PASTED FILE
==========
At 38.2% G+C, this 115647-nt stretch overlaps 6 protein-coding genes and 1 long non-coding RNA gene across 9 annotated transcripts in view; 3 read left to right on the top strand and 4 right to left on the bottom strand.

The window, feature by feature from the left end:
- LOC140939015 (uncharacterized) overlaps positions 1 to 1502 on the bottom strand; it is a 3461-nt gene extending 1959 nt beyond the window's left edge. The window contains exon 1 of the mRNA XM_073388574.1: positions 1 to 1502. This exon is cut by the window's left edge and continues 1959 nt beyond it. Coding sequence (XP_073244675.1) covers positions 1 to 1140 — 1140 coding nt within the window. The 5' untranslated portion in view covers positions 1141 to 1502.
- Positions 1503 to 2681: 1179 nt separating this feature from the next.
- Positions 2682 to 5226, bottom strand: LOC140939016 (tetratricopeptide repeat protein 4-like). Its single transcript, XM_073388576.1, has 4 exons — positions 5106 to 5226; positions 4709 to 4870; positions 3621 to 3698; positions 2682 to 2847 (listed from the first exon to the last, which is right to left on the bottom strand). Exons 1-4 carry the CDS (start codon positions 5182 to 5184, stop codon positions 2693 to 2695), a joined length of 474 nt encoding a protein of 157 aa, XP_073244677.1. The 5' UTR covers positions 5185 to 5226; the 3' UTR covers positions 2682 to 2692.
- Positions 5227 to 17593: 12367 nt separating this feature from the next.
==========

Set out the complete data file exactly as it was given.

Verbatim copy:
At 38.2% G+C, this 115647-nt stretch overlaps 6 protein-coding genes and 1 long non-coding RNA gene across 9 annotated transcripts in view; 3 read left to right on the top strand and 4 right to left on the bottom strand.

The window, feature by feature from the left end:
- LOC140939015 (uncharacterized) overlaps positions 1 to 1502 on the bottom strand; it is a 3461-nt gene extending 1959 nt beyond the window's left edge. The window contains exon 1 of the mRNA XM_073388574.1: positions 1 to 1502. This exon is cut by the window's left edge and continues 1959 nt beyond it. Coding sequence (XP_073244675.1) covers positions 1 to 1140 — 1140 coding nt within the window. The 5' untranslated portion in view covers positions 1141 to 1502.
- Positions 1503 to 2681: 1179 nt separating this feature from the next.
- Positions 2682 to 5226, bottom strand: LOC140939016 (tetratricopeptide repeat protein 4-like). Its single transcript, XM_073388576.1, has 4 exons — positions 5106 to 5226; positions 4709 to 4870; positions 3621 to 3698; positions 2682 to 2847 (listed from the first exon to the last, which is right to left on the bottom strand). Exons 1-4 carry the CDS (start codon positions 5182 to 5184, stop codon positions 2693 to 2695), a joined length of 474 nt encoding a protein of 157 aa, XP_073244677.1. The 5' UTR covers positions 5185 to 5226; the 3' UTR covers positions 2682 to 2692.
- Positions 5227 to 17593: 12367 nt separating this feature from the next.